I struggle so often to get the words out... "I'm a photographer."
I do say them, however, because saying, "I am an artist," when folks ask me what I do other than raise my son, is fraught with so much baggage that it's ultimately meaningless or disparaging in some cases.
The word "Art" seems to be applied so liberally that it's like saying "thing".
I'm a thingist. Yeah. Ok.
Cloud is her name. © 2011 Blue Algae Creative
But saying I'm a photographer seems slightly inaccurate too. I use a camera to capture images and those images are used to produce my art. Photoshop is also a primary tool.
Does using a camera automatically make me a photographer? If that is the case then wouldn't anyone who ever snapped a photo be a photographer? (This is the artist debate all over again) If anyone who ever snapped a photo is a photographer then calling the likes of Dorothea Lang, and Edward Weston photographers be meaningless, just like calling Andrew Wyth, Jasper Johns, and Georgia O'Keefe mere artists can see to dilute thier stature (particularly when we feel free to call our very competent mechanic or dentist an artist)?
If I make art using a camera does that make me a photographer? Does it matter that my images are much more dependent on the work I do in photoshop than what I do with a camera? And regardless of whether what I produce is art (a question without an answer in my opinion), when is anyone a photographer? How good do you need to be? And if you need to be xyz good, how do you know if you are that good.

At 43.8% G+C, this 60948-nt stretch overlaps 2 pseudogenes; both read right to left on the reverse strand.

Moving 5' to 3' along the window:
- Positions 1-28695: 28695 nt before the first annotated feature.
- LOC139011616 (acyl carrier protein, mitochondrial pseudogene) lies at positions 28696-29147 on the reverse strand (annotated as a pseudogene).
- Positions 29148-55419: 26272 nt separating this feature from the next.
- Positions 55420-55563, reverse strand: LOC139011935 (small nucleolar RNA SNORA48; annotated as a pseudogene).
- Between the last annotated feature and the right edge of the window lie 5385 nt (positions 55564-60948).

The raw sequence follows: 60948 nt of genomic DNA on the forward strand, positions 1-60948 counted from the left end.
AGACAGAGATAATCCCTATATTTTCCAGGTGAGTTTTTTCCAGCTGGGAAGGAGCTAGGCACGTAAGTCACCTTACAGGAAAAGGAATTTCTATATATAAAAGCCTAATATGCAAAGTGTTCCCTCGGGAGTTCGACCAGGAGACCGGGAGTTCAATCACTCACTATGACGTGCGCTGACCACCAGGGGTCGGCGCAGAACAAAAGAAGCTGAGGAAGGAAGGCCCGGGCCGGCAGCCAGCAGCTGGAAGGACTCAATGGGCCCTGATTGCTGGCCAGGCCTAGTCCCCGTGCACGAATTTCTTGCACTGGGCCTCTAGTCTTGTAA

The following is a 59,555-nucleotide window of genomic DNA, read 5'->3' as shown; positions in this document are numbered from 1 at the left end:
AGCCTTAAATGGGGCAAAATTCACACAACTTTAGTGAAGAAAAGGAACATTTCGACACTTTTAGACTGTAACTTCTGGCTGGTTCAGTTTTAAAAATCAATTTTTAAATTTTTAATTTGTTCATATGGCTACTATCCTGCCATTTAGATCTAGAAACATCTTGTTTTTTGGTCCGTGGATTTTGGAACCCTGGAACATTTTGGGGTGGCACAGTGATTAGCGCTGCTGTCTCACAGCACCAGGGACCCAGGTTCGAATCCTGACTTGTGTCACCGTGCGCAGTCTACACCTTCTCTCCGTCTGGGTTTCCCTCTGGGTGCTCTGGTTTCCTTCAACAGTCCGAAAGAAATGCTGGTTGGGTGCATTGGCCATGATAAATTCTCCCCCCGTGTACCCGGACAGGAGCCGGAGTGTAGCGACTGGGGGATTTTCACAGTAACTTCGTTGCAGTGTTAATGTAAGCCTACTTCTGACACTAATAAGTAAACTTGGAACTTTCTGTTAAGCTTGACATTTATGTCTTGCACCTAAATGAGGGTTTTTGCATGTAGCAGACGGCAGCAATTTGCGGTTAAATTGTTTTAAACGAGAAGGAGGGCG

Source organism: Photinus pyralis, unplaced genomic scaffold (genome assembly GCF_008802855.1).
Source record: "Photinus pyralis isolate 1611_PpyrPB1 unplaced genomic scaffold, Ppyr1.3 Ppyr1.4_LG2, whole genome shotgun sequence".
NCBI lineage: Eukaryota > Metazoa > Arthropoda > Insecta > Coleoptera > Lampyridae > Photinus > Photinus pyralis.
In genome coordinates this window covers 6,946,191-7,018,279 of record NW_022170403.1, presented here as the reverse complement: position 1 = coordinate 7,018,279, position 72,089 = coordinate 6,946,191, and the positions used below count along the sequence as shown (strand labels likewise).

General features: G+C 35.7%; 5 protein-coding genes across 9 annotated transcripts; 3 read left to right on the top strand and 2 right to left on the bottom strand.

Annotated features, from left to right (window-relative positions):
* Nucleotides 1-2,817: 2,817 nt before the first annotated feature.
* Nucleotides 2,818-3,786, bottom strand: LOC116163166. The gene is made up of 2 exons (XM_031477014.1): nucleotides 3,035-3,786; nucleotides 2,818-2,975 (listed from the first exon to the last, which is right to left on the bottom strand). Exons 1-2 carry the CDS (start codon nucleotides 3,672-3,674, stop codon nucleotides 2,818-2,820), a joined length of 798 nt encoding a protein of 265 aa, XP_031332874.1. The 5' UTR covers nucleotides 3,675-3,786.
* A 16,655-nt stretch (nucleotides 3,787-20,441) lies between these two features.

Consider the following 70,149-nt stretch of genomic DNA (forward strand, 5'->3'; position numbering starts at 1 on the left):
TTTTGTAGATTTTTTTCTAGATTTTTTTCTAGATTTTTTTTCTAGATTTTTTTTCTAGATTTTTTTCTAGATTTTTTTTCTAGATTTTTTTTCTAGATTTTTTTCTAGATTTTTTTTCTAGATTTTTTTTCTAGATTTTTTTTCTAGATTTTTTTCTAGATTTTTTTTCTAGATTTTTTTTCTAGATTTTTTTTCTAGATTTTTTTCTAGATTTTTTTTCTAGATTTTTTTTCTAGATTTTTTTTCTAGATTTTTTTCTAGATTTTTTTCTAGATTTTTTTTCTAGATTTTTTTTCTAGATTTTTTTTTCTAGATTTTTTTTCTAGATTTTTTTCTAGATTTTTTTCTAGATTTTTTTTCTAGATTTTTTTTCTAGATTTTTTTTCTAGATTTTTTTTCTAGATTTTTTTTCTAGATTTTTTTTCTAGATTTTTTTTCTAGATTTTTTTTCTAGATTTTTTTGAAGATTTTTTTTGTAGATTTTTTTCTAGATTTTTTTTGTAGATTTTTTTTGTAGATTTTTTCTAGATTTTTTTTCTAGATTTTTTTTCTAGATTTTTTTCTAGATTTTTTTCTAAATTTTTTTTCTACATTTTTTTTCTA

All of this comes from the fact that I admire so many photographers out there, and realize that I feel guilt when I proclaim to those I'm just meeting that I too am in their company. I'm not. What I do with the camera is something entirely different. I'd like to be like them someday, but that is a long road forward and I'll be lucky to have enough life left (let alone talent) to even get close. But that's a whole other debate I won't subject you to.
As I have faced these questions, over the last several months, it has dawned on me that I want to be a better photographer, pure and simple. I want to be better at the bare bones of shooting with my camera the images I wish to capture, and not relying on photoshop to do all of the work. Hence, the online class and a studio light workshop I took locally a couple of weeks ago.
I'm really not a technical person at all, and maybe that's why I've shied away from really getting to know my camera. But the time for assuming I can't learn this stuff is over. I've danced around the periphery of "photography" too long. It's time I embrace it with my whole heart and knock down the self imposed mystic. And so I am.